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Entertainment behind the scenes

Critics give thumbs “Up”

May 28, 2009

In Pixar’s 2007 movie “Ratatouille,” a food critic played by Peter O’Toole offers a glowing review of a restaurant run by a rat, in a poignant scene at the climax of the film. O’Toole’s drupamatic speech begins with the words, “In many ways, the work of a critic is easy,” before going on to say that his true job is the “defense of the new.” When it comes to Disney/Pixar’s latest animated release “Up,” Kenneth Turan of the Los Angeles Times is on a similar wavelength. “Some films are an obligation to write about, ‘Up’ is the purest pleasure,” he reports.

Nearly all of Turan’s fellow critics agree about “Up,” which opens on Friday floating on a wave of box office success for other family-oriented films. The movie is about an old man and a boy who set off in a house carried skyward by 20,622 helium balloons. The aggregating Web site rottentomatoes.com reports that as of Thursday afternoon, 97 percent of critics have given the movie a favorable rating. Rotten Tomatoes has stamped all 10 Pixar films with its “Certified Fresh” seal of approval, going back to the 1995 “Toy Story.”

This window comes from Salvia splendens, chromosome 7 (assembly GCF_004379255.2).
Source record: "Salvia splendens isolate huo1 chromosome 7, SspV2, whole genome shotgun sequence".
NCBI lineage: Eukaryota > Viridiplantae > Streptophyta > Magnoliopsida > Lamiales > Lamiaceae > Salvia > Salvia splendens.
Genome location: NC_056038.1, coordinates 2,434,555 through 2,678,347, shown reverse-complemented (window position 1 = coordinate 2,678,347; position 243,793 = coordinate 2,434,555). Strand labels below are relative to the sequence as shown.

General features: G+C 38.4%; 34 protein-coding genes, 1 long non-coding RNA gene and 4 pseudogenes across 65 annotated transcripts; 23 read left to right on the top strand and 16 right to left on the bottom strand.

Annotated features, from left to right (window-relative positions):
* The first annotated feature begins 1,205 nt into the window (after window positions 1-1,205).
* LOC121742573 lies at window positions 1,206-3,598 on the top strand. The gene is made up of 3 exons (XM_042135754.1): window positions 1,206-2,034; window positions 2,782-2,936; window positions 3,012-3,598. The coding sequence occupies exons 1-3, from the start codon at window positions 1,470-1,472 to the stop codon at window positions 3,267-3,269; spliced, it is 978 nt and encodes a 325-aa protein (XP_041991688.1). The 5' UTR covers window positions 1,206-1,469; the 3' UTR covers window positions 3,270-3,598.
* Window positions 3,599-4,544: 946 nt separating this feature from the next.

Turan in his review said that “Up” is noteworthy for starring an old man, voiced by Ed Asner, who appears genuinely old, instead of having the physicality of a young man.  ”This is a film that is heartfelt enough to restore your faith in whatever needs restoration,” Turan wrote.

David Edelstein of New York Magazine remarked on the computer-generated imagery (CGI) of the film. “The look of ‘Up’ is a world away from Pixar’s usual CGI intricacies – simple in a way that only artists with a genius for complexity can achieve.”  

Joe Morgenstern of the Wall Street Journal was one of the few critics to take ”Up” down a notch.  ”The characterizations are fairly coarse cartoons, in contrast to the emotionally rich cartoons that have become Pixar’s hallmark. They’re more schematic than organic, and that applies to the plotting as well,” he wrote.

“Up” will open in about 3,800 theaters on Friday with more than 1,500 of those locations showing the movie in 3-D, the Walt Disney Company said.

Aside from the critical praise for “Up,” the film also generated positive buzz this month at Cannes in France, where it became the first ever animated feature to open the international film festival.

And online ticket seller Fandango.com has reported that advance sales for “Up” are outpacing advance ticket sales for the March release “Monsters vs. Aliens,” which so far has made $345 million at worldwide box offices. Fandango surveyed a thousand movie goers planning to see “Up” and 80 percent plan to see it during the opening weekend.

Sounds like thumbs are up, for “Up”

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